SGA senate format changes take place fall 2014


Nicole Caporaso

During the spring semester, Appalachian State University’s Student Government Association will begin to work on changes to the senate after an amendment to SGA’s constitution.

The constitution was amended in spring 2013 and will restructure the senate’s format, however all changes will not be in effect until fall 2014.

Graphic by Ashley Spencer  |  The Appalachian
Graphic by Ashley Spencer | The Appalachian

“ASU students will be able to vote for a variety of senators and also for senators who represent them even more,” said Eric Barnes, SGA vice president of the 2012-13 year. “They’ll be able to vote for anyone in their class, college, and organization they are a part of.”

The last change to the structure of the senate took place more than 40 years ago.

The SGA senate is currently divided by on-campus and off-campus representation. The 80 senate seats will now be divided among categories including academic class, academic college and various clubs and organizations that work with SGA.

SGA Secretary Dana Clarke said the biggest change would be in how the senate seats will be divided.

“By providing diverse senate seats, we expect to have a greater voice from the students of Appalachian, and therefore will be able to write more relevant legislation that will better the future for students,” Clarke said.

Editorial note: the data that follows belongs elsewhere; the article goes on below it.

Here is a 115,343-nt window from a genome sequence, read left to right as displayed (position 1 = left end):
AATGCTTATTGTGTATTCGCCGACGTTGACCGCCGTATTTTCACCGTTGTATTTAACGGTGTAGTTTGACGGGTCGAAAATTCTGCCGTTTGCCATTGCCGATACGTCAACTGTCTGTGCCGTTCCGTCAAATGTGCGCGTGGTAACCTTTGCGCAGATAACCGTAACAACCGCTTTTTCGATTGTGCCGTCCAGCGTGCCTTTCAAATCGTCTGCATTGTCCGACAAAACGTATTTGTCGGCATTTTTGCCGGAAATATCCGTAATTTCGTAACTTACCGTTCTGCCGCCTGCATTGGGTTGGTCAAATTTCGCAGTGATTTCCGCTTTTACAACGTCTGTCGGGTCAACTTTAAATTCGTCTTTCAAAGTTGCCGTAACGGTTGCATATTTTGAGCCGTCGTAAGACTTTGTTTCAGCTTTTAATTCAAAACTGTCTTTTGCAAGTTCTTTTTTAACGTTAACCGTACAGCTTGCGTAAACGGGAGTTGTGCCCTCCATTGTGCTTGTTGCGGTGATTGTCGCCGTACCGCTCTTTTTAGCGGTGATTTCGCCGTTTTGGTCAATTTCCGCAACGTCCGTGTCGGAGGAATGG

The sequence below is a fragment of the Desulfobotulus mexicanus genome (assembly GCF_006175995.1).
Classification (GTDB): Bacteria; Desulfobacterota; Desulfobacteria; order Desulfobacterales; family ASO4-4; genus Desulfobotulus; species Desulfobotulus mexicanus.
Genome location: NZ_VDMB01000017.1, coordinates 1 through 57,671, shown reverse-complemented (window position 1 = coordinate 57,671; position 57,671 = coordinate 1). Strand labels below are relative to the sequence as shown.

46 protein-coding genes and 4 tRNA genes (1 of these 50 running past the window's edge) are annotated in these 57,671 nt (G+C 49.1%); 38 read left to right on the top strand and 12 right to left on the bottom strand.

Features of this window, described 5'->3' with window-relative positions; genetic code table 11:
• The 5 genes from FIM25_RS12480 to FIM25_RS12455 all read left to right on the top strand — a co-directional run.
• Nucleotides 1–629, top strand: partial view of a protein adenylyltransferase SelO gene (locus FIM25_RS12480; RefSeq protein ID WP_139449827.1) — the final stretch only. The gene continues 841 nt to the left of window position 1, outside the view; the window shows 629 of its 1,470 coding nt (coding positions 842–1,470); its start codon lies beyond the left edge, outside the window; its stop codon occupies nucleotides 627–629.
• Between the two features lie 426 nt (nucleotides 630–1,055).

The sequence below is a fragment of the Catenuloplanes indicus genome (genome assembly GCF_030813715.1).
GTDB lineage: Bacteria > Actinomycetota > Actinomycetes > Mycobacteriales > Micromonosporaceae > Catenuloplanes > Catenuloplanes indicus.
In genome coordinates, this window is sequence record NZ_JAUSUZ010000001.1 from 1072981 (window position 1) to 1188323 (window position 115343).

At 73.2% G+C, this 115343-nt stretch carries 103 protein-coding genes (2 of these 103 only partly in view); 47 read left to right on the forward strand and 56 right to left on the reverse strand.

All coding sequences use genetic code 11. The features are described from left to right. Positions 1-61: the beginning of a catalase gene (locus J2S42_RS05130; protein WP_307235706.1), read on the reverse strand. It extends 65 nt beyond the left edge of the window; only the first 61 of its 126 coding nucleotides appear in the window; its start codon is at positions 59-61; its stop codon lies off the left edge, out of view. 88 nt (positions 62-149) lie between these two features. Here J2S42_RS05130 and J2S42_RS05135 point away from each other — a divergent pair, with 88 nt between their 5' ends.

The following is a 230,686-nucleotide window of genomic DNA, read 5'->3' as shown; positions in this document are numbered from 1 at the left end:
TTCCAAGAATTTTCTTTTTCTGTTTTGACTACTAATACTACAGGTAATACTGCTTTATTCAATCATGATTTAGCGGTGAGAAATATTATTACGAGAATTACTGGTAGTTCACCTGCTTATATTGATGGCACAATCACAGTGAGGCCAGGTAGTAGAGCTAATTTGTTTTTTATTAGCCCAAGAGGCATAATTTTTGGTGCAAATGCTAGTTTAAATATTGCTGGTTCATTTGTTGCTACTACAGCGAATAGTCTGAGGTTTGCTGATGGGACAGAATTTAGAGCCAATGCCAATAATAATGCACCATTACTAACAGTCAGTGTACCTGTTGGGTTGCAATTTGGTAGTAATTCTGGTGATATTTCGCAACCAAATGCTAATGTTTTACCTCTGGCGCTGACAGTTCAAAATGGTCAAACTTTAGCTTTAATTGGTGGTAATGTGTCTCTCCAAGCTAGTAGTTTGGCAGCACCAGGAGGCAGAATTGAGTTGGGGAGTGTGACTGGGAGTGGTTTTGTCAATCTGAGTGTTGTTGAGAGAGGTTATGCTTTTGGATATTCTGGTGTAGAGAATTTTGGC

During the course of the current semester elections for a portion of the restructured seats will be taking place, but those elected will not be sworn in until fall 2014. There will be another election process for the rest of the senators in the fall for seats that are not filled.

“Our school has changed drastically where only 40 percent of students live on campus, no longer making sense that freshman and sophomores who mostly reside in the residence halls, bare the weight of representing the student population,” Barnes said.

Barnes said these changes would not affect how SGA spends money or how it is funded and can only hope to increase the senate’s productivity.

“I do not believe this change would decrease senate productivity, but only increase it,” he said. “The reason so is that with more representation, you have more voices that weren’t heard before and hopefully more innovative ideas to improve ASU and give what the students want.”

Story: Nicole Caporaso, News Reporter
Graphic: Ashley Spencer, Senior Graphic Designer